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When creating an MDI Swing GUI, I have a number of JInternalFrames that are added to a JDesktopPane in a JFrame. I make these internal frames invisible by adding setVisible(false) in the constructor, after the initComponents method (as the GUI builder automatically sets these frames visible in this method).

At runtime, the user can choose to open and close the JInternalFrames by invoking listeners that call setVisible(true) and setVisible(false), depending on the current state of the frames. I like how the previous position and state of an internal frame remains intact using this design. However, something tells me this must be terribly wrong, even though I haven't seen any drawbacks yet.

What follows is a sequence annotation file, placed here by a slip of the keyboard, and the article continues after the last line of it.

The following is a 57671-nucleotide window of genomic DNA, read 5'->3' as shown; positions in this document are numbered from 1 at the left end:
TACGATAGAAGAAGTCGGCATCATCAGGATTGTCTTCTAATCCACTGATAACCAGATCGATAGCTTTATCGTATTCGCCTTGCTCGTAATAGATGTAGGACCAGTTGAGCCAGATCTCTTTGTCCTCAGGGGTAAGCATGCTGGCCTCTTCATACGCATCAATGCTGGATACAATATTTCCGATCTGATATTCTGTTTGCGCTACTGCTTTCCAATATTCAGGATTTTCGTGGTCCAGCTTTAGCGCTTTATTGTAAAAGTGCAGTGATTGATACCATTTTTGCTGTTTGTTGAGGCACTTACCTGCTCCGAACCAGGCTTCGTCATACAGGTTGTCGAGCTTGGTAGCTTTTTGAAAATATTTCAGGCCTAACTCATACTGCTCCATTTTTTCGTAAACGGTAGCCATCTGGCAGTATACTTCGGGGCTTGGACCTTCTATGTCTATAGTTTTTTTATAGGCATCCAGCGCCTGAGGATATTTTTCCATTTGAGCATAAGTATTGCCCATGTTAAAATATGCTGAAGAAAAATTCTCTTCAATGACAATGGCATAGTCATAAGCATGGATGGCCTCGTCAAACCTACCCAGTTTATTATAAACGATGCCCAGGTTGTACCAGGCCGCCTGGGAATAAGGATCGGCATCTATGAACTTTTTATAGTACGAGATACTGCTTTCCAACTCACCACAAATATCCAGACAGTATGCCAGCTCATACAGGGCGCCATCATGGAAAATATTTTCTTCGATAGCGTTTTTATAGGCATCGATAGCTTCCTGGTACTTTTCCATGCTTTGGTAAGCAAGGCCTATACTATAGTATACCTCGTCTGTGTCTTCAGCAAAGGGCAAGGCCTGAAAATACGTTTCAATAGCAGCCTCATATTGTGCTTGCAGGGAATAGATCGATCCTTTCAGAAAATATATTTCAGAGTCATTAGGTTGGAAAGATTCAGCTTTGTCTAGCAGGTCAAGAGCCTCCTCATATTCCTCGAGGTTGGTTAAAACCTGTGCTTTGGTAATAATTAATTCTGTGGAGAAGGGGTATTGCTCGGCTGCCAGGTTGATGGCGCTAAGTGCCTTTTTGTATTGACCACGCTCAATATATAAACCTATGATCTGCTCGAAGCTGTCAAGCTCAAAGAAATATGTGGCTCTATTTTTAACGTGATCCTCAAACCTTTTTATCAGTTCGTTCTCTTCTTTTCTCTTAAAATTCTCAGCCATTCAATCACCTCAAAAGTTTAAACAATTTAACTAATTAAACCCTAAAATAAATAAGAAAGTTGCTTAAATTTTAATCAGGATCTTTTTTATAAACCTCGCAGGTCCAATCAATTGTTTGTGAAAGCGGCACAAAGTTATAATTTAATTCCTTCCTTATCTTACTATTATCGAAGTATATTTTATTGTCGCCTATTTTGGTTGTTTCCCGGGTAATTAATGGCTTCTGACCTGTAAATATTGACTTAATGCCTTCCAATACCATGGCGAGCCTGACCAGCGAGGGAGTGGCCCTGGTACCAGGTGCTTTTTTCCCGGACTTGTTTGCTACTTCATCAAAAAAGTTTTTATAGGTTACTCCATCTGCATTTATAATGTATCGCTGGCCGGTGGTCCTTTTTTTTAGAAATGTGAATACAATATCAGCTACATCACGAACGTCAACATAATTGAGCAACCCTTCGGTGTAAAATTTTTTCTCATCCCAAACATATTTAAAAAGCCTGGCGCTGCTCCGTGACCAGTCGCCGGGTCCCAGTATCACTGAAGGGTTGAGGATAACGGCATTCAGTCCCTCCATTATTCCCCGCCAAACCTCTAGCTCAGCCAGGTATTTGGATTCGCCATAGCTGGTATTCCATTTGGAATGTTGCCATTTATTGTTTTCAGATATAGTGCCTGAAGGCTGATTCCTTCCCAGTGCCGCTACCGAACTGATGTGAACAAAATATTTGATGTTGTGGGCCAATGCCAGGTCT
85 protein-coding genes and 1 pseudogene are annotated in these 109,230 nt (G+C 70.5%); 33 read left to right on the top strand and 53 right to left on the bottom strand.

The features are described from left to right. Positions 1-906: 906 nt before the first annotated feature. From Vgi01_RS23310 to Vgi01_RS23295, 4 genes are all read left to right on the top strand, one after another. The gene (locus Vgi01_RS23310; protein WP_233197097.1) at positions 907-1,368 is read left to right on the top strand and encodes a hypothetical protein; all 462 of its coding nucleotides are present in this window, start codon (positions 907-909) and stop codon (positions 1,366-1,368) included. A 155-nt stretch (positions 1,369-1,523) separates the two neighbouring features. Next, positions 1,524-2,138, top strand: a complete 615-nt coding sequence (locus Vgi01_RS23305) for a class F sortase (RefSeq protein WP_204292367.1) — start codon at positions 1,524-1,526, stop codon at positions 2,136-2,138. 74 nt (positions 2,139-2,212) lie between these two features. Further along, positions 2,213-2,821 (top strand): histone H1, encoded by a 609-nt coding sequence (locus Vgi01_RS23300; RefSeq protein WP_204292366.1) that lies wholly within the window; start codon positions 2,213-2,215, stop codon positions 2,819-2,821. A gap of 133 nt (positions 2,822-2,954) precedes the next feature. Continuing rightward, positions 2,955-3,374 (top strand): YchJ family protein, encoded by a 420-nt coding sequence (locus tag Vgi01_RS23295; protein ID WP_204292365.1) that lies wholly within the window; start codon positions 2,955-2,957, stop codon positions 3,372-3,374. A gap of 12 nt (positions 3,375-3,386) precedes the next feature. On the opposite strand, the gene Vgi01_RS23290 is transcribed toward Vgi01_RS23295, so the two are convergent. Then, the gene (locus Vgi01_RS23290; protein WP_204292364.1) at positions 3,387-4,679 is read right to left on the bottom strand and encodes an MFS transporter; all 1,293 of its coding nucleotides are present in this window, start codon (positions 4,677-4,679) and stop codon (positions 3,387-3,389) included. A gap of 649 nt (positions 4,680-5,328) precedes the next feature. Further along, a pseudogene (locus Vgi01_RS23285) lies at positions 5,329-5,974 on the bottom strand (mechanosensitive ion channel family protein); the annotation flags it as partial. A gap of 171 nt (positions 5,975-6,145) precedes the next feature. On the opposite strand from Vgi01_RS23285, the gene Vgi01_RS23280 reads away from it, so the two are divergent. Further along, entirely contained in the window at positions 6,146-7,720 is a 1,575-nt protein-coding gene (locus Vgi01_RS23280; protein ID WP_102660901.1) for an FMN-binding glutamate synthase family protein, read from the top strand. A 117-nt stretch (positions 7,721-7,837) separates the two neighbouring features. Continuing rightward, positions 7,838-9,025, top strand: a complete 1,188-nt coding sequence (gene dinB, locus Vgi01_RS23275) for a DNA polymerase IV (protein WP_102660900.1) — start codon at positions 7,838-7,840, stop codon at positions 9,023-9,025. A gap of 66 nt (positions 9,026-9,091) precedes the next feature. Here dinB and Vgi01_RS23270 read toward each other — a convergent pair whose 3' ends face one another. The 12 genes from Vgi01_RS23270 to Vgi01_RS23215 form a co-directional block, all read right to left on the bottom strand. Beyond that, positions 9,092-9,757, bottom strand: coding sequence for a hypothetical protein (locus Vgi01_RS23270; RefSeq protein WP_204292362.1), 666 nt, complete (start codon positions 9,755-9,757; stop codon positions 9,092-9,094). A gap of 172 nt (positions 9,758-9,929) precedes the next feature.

So, my question is: is this poor design?

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If anything, I think it's better design to remember the JInternalFrames' positions. One drawback is that if the user resized the JDesktopPane, a JInternalFrame might be completely out of view (that is, beyond the visible bounds of the JDesktopPane), so you may want to check for that when making a JInternalFrame visible. Or, you could take the easy way out like Windows 3.1 did and provide "tile" and "cascade" menu functions. – VGR May 11 '13 at 22:44
up vote 1 down vote accepted

In the context of a Multiple Document Interface (MDI), this approach is quite reasonable. In addition, you can use the JInternalFrame method setSelected() to highlight a particular frame. To ease navigation, this and other methods can be used in Action, as shown here.

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